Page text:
The White House released guidelines this week aimed at helping hospitals adapt to the impacts of climate change, including increased risk of extreme weather and sea level rise.
The report, released Tuesday by the Department of Health and Human Services, aims to help the healthcare sector become more resilient to climate change, which the White House calls a risk to public health. The report outlines ways health care systems can both adapt to and mitigate climate change, including using technologies such as combined heat and power and fuel cells to reduce energy consumption and constructing new buildings only after taking into account a region’s projections for future climate change impacts.
The report is important because, as recent storms have shown, many hospitals haven’t yet done enough to prepare themselves for climate change. In 2012, Superstorm Sandy forced evacuations in multiple New York Hospitals. Three hundred patients in New York University’s Langone Medical Center were evacuated after the hospital’s basement was flooded and its backup generators failed. Coney Island hospital was also forced to evacuate more than 220 patients after turning off its generators to prevent major damage from flooding, and Bellevue Hospital evacuated its patients from the “Katrina-esque” environment the storm had created in the hospital. As Gary Cohen, president of Healthcare Without Harm told ThinkProgress in 2013, the hospitals that were forced to shut down during Sandy should have been among the last buildings standing, but they weren’t designed with climate resilience in mind.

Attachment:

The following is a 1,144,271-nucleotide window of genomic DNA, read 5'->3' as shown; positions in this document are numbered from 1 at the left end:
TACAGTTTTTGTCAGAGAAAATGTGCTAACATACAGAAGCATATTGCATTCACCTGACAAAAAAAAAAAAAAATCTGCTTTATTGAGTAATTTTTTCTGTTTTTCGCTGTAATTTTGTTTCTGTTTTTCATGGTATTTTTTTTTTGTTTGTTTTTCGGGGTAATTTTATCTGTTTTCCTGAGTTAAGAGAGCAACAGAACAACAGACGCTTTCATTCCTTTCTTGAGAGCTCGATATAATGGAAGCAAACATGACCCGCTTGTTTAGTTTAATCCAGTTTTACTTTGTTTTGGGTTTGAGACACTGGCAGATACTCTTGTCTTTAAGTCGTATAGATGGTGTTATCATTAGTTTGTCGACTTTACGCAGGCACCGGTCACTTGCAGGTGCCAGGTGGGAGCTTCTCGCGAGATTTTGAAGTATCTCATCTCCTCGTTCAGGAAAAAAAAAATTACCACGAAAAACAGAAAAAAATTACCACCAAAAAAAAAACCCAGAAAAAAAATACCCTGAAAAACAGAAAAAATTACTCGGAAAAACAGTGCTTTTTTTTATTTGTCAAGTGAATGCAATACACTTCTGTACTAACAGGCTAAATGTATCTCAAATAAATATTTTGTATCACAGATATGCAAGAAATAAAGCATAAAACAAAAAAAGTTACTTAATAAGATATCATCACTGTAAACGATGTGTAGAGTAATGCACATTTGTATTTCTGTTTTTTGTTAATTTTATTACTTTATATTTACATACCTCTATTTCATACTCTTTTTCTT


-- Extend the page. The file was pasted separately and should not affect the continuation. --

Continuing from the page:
That lack of preparedness is what the Health and Human Services report aims to address, giving examples of simple measures hospitals can take to become more prepared for future extreme weather.
“Climate change represents a significant health risk for a large segment of the global population going forward,” Robin Guenther, co-author of the report and senior adviser to Health Care Without Harm, said in a statement. “These best practices in resilient health care infrastructure have universal application around the globe. Sharing them will enable health providers worldwide to continue delivering needed services during and after a significant weather event in their community.”
Along with the release of the guidelines, Health and Human Services announced that a number of health care professionals and leaders of health-related organizations had pledged to use the report to strengthen the health care system. Missouri-based Ascension Health committed to reducing its energy use by 20 percent compared to its 2008 levels by 2020, and is investing $20-$30 million each year in efforts to reduce its impact on climate change and become more resilient to climate-related risks. Kaiser Permanente also pledged to take some of the report’s recommendations into account, and Inova healthcare committed to “assess the vulnerabilities in its facilities and operations in light of a changing climate.”
Gundersen health care system, which reached its goal of becoming energy independent in November, also announced a goal this week of reducing its energy consumption by 25 percent. In addition, in order to ensure that there was more of a stockpile of food in its hospitals in the case of an emergency, the system pledged to expand its partnerships with local food producers. And, in an attempt to increase the commute options for employees, the system plans on providing more incentives for employees to walk to work and to invest more in creating biking and walking options for nearby employees. This way, if a disaster shuts down major roadways, some employees have more of a chance of getting to work to care for patients.